The Republican Debate Was Alternately Horrifying and Boring

The Republican Debate Was Alternately Horrifying and Boring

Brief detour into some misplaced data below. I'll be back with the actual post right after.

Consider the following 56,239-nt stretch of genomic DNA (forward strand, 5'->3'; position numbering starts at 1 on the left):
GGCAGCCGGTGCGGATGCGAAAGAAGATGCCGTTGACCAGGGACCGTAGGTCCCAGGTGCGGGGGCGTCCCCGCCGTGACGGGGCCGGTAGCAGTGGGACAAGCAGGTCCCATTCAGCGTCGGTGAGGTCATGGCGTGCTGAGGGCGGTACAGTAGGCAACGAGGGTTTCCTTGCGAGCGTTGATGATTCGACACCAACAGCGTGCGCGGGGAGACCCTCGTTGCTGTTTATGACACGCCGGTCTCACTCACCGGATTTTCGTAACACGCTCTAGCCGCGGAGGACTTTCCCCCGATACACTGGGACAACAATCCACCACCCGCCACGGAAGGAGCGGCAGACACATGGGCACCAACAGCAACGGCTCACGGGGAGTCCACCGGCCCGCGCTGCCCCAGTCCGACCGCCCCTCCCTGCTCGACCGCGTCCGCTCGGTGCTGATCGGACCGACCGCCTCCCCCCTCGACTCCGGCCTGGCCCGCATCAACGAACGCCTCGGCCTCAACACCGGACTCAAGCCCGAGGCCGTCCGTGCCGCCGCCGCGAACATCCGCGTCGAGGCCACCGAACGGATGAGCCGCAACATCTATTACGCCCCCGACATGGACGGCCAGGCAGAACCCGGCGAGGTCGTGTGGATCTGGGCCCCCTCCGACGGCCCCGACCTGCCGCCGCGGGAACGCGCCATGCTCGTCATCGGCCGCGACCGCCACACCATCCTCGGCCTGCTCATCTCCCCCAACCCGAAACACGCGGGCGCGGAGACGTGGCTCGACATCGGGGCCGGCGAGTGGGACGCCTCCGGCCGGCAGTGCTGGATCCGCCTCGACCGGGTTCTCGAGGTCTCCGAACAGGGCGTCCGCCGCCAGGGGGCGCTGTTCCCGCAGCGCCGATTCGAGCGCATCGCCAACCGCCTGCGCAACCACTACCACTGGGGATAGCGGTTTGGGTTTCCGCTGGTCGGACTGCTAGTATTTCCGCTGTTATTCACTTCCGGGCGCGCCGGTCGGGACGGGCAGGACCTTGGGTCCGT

I stand by my prediction from this morning : tonight’s Republican debate was all about fear. Candidates proposed war with just about every country we’re currently not friendly with, including Russia. They implied that terrorists and criminals were behind every rock and around every corner, ready to leap out and take everything we hold dear. They accused all refugees and Muslims and immigrants of being criminals or murderers or worse. It was a horrifying display. Even stranger, tonight’s debate was a bizarre blend of deadly dull and horrifying—there was a point when the candidates were jostling over who would be most eager to kill innocent children that I felt an alarming blend of boredom and shock that I’ve never quite felt before. I guess you can get used to anything. So if you’re still keeping track: Trump and Cruz probably “won” the debate, insofar as they projected their message of fear and hatred as clearly and as relentlessly as possible. Marco Rubio sweat it a little bit; he’s not going to lose his favored son status with the establishment, but a few Rubio fans might have walked away from the debate on shaky feet. Jeb Bush had the best debate of his campaign, but it won’t matter. His stammering closing statement was still ugly, and he didn’t make a case for why anyone should pass Rubio over for him. Christie was strong enough to pick up a point or two in New Hampshire. Rand Paul was about as good as he’s ever been, but it won’t help him at all, either. Kasich, Carson, and Fiorina all failed to justify their continued existence on the debate stage. But really none of that matters. What matters is that the candidates didn’t discuss the economy at all. They barely mentioned climate change, or guns. They talked about Americans feeling unsafe, but they